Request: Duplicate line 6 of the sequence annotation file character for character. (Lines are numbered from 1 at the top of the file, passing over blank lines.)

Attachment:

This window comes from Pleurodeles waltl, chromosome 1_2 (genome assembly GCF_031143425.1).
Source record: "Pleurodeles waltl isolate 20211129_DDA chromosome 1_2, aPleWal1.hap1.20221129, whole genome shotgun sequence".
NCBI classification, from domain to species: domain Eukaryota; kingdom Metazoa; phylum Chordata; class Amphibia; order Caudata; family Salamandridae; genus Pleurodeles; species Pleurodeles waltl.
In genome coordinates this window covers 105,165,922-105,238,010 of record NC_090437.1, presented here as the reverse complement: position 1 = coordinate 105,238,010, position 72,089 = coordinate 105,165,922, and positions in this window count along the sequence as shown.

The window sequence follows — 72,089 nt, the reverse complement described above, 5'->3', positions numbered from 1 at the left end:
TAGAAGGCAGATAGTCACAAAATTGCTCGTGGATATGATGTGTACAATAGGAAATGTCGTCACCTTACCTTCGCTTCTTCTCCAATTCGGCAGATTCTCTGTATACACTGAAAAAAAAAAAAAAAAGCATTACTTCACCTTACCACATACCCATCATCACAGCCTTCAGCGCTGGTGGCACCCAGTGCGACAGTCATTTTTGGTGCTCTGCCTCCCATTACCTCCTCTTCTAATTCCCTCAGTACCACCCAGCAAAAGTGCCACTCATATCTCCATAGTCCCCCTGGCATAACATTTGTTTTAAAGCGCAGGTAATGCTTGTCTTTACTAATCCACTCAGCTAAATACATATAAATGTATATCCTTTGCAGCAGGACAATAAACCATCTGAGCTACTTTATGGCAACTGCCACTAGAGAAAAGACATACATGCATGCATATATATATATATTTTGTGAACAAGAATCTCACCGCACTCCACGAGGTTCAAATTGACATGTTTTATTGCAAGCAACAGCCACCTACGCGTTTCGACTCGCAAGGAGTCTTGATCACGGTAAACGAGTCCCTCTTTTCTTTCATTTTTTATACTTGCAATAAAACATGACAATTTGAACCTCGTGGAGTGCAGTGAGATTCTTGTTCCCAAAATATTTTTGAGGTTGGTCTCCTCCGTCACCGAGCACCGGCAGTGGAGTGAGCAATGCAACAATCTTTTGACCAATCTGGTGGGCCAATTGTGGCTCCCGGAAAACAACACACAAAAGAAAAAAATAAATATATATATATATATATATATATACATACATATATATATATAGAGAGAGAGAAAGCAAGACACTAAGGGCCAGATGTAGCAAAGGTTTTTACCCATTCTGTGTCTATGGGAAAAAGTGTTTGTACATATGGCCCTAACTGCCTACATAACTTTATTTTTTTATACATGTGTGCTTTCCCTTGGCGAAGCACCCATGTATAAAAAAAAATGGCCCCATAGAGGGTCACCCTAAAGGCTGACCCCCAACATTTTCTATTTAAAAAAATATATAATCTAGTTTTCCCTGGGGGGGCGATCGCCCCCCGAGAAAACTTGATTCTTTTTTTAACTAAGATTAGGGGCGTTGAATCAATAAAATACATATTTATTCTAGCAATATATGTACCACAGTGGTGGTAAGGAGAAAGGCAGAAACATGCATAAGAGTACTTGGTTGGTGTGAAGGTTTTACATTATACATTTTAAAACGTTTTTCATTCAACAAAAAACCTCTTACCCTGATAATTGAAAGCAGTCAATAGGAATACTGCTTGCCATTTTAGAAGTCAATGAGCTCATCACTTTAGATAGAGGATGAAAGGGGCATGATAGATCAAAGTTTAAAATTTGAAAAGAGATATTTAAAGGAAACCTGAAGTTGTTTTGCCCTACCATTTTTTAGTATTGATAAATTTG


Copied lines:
TAGAAGGCAGATAGTCACAAAATTGCTCGTGGATATGATGTGTACAATAGGAAATGTCGTCACCTTACCTTCGCTTCTTCTCCAATTCGGCAGATTCTCTGTATACACTGAAAAAAAAAAAAAAAAGCATTACTTCACCTTACCACATACCCATCATCACAGCCTTCAGCGCTGGTGGCACCCAGTGCGACAGTCATTTTTGGTGCTCTGCCTCCCATTACCTCCTCTTCTAATTCCCTCAGTACCACCCAGCAAAAGTGCCACTCATATCTCCATAGTCCCCCTGGCATAACATTTGTTTTAAAGCGCAGGTAATGCTTGTCTTTACTAATCCACTCAGCTAAATACATATAAATGTATATCCTTTGCAGCAGGACAATAAACCATCTGAGCTACTTTATGGCAACTGCCACTAGAGAAAAGACATACATGCATGCATATATATATATATTTTGTGAACAAGAATCTCACCGCACTCCACGAGGTTCAAATTGACATGTTTTATTGCAAGCAACAGCCACCTACGCGTTTCGACTCGCAAGGAGTCTTGATCACGGTAAACGAGTCCCTCTTTTCTTTCATTTTTTATACTTGCAATAAAACATGACAATTTGAACCTCGTGGAGTGCAGTGAGATTCTTGTTCCCAAAATATTTTTGAGGTTGGTCTCCTCCGTCACCGAGCACCGGCAGTGGAGTGAGCAATGCAACAATCTTTTGACCAATCTGGTGGGCCAATTGTGGCTCCCGGAAAACAACACACAAAAGAAAAAAATAAATATATATATATATATATATATATACATACATATATATATATAGAGAGAGAGAAAGCAAGACACTAAGGGCCAGATGTAGCAAAGGTTTTTACCCATTCTGTGTCTATGGGAAAAAGTGTTTGTACATATGGCCCTAACTGCCTACATAACTTTATTTTTTTATACATGTGTGCTTTCCCTTGGCGAAGCACCCATGTATAAAAAAAAATGGCCCCATAGAGGGTCACCCTAAAGGCTGACCCCCAACATTTTCTATTTAAAAAAATATATAATCTAGTTTTCCCTGGGGGGGCGATCGCCCCCCGAGAAAACTTGATTCTTTTTTTAACTAAGATTAGGGGCGTTGAATCAATAAAATACATATTTATTCTAGCAATATATGTACCACAGTGGTGGTAAGGAGAAAGGCAGAAACATGCATAAGAGTACTTGGTTGGTGTGAAGGTTTTACATTATACATTTTAAAACGTTTTTCATTCAACAAAAAACCTCTTACCCTGATAATTGAAAGCAGTCAATAGGAATACTGCTTGCCATTTTAGAAGTCAATGAGCTCATCACTTTAGATAGAGGATGAAAGGGGCATGATAGATCAAAGTTTAAAATTTGAAAAGAGATATTTAAAGGAAACCTGAAGTTGTTTTGCCCTACCATTTTTTAGTATTGATAAATTTG